SHANGHAI - BYD Co, the Chinese automaker part- owned by Warren Buffett's Berkshire Hathaway Inc, surged on its trading debut in Shenzhen on Thursday amid speculation it may benefit from government funding for electric-vehicle development.
BYD gained 41.39 percent in the city to close at 25.45 yuan ($3.93). That compares with a 1.46 percent gain in the benchmark CSI 300 Index and a 45.64 percent jump for Sailun Co Ltd, the other stock that debuted on Thursday in Shenzhen.
China may announce a plan early next month to invest 100 billion yuan to help companies develop vehicles powered by alternative energy, China Quality News reported on its website on Wednesday. BYD started selling its F3DM plug-in hybrid to corporate and government customers in December 2008, making it the world's first mass-produced plug-in hybrid car. "BYD will be one of the first companies that will benefit from incentives like this," said Vivien Chan, a Hong Kong-based analyst at SinoPac Securities Asia Ltd. "Investors' bet on the incentives is helping pushing up BYD's shares."
On Wednesday, BYD reported an 84 percent plunge in profit for the three months ended March. Declining sales and higher expenses dragged net income to 266.7 million yuan from 1.7 billion yuan a year earlier, according to BYD.
"It may have gone through its worst-performing period," Chan said. Companies that had their initial share sales in Shanghai and Shenzhen this year have declined by an average of 14 percent since their first day of trading, according to data compiled by Bloomberg.
BYD's auto sales have slowed this year as the government removed incentives that spurred purchases of cars with engines smaller than 1.6 liters, such as its F3 sedan. The carmaker raised 1.35 billion yuan in a share sale in Shenzhen to fund research and expand its manufacturing facilities.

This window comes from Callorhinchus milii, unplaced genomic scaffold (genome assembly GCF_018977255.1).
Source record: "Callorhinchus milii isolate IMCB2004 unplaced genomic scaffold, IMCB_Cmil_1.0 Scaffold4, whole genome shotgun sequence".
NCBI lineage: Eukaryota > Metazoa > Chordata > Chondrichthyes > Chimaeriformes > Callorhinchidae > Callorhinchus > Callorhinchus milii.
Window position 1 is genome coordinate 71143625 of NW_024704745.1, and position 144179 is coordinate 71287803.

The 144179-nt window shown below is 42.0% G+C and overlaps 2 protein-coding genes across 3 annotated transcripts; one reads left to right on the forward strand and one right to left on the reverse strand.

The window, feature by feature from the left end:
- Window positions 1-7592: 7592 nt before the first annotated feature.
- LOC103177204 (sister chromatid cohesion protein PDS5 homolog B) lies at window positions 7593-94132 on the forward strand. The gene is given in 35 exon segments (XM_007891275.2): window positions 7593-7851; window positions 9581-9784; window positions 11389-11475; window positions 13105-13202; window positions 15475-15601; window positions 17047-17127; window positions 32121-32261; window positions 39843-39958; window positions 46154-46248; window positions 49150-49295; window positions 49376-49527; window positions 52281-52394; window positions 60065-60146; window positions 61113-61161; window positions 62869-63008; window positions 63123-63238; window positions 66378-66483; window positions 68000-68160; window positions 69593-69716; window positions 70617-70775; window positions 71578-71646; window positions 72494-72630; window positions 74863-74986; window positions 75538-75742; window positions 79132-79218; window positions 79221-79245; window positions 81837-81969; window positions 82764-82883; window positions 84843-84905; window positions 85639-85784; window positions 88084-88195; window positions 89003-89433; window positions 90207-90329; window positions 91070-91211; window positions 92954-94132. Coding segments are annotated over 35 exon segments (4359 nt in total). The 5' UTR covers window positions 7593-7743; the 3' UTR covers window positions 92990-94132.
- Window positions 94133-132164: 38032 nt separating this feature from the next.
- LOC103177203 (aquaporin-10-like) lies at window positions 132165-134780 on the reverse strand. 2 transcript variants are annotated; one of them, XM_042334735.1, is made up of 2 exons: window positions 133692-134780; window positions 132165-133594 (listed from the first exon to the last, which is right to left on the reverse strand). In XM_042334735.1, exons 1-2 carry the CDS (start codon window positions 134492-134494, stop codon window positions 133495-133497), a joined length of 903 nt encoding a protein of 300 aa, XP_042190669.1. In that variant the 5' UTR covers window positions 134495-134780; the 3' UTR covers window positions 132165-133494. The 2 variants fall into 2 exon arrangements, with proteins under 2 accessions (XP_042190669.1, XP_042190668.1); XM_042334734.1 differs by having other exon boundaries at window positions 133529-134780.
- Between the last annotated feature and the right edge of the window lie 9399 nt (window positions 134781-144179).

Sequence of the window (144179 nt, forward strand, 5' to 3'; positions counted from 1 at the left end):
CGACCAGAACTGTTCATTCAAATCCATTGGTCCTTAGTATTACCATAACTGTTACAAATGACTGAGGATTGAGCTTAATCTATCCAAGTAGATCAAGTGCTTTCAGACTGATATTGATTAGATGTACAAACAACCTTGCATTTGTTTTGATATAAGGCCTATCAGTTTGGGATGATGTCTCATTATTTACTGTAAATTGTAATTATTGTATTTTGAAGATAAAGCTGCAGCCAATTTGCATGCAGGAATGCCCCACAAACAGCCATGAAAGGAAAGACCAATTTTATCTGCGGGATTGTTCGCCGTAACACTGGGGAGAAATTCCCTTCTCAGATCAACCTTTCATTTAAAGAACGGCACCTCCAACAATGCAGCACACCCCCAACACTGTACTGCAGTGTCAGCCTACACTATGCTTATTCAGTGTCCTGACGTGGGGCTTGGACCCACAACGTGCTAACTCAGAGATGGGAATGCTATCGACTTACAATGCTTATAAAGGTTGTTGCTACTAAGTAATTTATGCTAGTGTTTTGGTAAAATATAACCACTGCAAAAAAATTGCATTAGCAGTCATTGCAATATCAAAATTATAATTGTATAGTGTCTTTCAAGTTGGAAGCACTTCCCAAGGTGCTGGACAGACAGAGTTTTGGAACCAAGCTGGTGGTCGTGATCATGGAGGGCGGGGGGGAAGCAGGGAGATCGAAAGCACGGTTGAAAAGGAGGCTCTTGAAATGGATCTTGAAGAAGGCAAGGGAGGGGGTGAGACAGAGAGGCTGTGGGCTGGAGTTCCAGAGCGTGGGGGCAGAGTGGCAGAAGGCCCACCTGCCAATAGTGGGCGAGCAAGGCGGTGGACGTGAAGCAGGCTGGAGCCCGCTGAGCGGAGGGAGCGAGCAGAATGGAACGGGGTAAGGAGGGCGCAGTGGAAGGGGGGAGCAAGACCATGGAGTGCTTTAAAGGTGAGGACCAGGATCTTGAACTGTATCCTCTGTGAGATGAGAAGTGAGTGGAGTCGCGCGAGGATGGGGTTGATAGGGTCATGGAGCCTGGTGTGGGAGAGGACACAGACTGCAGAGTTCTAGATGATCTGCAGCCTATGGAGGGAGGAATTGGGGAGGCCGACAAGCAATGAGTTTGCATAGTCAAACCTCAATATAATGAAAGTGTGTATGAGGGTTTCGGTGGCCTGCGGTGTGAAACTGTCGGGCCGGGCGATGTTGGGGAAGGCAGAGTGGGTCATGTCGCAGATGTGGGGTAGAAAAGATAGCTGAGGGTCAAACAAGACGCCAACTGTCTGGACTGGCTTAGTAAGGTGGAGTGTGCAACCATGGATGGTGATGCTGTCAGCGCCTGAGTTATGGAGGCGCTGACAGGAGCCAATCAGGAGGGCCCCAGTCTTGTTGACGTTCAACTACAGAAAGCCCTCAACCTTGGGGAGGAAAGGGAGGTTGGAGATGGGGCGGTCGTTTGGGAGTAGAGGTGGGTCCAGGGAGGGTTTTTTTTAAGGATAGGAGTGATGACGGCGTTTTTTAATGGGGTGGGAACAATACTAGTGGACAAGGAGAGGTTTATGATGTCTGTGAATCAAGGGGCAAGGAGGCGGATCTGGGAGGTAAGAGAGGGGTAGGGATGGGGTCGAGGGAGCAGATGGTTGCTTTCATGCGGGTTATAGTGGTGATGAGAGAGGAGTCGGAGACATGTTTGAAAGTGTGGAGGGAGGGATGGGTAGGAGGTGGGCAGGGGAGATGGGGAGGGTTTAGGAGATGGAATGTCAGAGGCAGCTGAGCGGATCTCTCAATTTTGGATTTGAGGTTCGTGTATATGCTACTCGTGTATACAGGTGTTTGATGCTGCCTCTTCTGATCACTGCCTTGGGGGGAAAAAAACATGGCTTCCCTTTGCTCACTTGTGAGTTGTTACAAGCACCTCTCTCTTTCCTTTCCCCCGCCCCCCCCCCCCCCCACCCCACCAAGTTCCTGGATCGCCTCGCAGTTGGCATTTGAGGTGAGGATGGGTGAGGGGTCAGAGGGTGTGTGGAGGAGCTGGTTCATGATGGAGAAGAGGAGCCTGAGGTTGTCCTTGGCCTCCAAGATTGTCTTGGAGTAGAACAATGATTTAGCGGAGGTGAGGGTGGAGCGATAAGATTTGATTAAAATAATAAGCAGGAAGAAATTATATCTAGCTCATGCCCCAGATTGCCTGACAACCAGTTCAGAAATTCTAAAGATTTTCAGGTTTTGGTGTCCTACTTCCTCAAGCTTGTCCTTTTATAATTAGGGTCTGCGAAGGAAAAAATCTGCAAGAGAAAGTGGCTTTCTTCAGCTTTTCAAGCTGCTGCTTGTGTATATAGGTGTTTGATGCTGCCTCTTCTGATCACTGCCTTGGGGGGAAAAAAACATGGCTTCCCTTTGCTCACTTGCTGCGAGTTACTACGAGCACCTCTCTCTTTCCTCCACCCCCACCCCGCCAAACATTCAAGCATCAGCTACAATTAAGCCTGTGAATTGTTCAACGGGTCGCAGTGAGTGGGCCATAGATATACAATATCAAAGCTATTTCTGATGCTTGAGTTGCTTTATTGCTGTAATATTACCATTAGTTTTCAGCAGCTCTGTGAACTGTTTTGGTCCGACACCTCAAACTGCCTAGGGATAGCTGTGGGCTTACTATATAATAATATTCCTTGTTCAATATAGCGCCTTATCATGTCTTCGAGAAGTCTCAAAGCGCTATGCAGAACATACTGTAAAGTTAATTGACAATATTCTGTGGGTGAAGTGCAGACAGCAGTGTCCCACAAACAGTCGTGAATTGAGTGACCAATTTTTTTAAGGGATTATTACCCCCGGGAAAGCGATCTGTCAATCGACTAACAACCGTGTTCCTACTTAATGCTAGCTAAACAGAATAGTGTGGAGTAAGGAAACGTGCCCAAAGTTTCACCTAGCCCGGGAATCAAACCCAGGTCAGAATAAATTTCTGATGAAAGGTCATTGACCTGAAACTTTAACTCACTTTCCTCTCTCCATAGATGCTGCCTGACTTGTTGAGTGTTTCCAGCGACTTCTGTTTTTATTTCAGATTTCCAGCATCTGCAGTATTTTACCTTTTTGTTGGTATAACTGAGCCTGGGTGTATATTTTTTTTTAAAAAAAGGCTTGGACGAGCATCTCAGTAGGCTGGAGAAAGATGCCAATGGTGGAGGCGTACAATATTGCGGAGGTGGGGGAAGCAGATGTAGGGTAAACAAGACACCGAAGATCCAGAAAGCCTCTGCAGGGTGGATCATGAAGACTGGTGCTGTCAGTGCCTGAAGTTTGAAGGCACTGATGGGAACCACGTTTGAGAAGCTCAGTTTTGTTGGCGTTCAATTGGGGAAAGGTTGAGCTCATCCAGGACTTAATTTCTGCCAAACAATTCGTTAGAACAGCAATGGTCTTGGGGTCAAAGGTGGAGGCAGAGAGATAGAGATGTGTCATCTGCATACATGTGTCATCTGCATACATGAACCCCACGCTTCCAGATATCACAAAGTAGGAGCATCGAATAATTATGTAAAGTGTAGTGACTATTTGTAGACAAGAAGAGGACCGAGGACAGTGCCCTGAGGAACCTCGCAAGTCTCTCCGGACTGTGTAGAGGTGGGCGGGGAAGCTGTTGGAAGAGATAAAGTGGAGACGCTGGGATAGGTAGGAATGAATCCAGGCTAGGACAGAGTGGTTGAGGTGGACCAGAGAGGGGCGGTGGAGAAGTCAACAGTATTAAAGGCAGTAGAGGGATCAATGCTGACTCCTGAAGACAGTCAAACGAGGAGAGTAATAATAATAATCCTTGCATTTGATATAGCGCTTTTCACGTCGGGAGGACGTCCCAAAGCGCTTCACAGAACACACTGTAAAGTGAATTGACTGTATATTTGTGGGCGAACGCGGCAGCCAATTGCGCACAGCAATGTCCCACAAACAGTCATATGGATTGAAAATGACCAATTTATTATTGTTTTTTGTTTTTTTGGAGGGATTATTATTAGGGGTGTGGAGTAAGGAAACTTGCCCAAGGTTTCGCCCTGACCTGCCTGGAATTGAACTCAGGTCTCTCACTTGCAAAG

The company plans to introduce the new G6 car model this year and appoint dealers in the US for its E6 electric car, Stella Li, BYD's senior vice-president, said on June 17. The automaker is aiming to match last year's sales in 2011 and sees growth resuming at the start of 2012, Li said. BYD delivered 519,806 cars in 2010, compared with a forecast of 600,000 units.
Chinese billionaire Wang Chuanfu founded BYD as a lithium-ion battery maker in 1995, before expanding into automaking in 2003 with the purchase of Xi'an Tsinchuan Auto Co. MidAmerican Energy Holdings Co, a unit of Buffett's Berkshire Hathaway, bought 9.9 percent of BYD in September 2008 to tap rising demand for clean technology. The carmaker has lost 66 percent of its market value since and has declined 40 percent this year, compared with a 2.7 percent drop for the benchmark Hang Seng Index.
BYD's vehicle sales declined for 10 straight months through May as the popularity of its F3 sedan waned. Sales of the F3 dropped 30 percent to 97,300 in the first five months, ranking it behind Volkswagen AG's Lavida and Jetta and General Motors Co's Excelle in China, according to the China Association of Automobile Manufacturers.